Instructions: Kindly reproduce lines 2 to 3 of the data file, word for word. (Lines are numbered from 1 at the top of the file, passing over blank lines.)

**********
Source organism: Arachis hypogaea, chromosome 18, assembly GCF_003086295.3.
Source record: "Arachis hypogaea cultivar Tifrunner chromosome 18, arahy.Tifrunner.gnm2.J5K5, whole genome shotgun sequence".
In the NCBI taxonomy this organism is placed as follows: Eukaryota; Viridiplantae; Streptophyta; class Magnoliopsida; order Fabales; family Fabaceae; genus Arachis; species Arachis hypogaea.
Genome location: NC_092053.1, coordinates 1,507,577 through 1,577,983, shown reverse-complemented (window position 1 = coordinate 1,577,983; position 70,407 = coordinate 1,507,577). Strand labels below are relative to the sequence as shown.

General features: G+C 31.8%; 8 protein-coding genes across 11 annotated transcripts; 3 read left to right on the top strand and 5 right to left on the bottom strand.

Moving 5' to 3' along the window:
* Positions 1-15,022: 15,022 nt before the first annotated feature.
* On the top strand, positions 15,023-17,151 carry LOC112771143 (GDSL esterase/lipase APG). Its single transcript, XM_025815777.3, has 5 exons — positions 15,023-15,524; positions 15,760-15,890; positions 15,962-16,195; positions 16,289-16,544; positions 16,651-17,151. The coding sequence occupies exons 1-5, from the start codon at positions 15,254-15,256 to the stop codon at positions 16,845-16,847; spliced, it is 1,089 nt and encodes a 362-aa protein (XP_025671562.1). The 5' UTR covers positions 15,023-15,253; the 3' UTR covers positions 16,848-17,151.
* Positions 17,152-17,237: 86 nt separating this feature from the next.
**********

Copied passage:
Source record: "Arachis hypogaea cultivar Tifrunner chromosome 18, arahy.Tifrunner.gnm2.J5K5, whole genome shotgun sequence".
In the NCBI taxonomy this organism is placed as follows: Eukaryota; Viridiplantae; Streptophyta; class Magnoliopsida; order Fabales; family Fabaceae; genus Arachis; species Arachis hypogaea.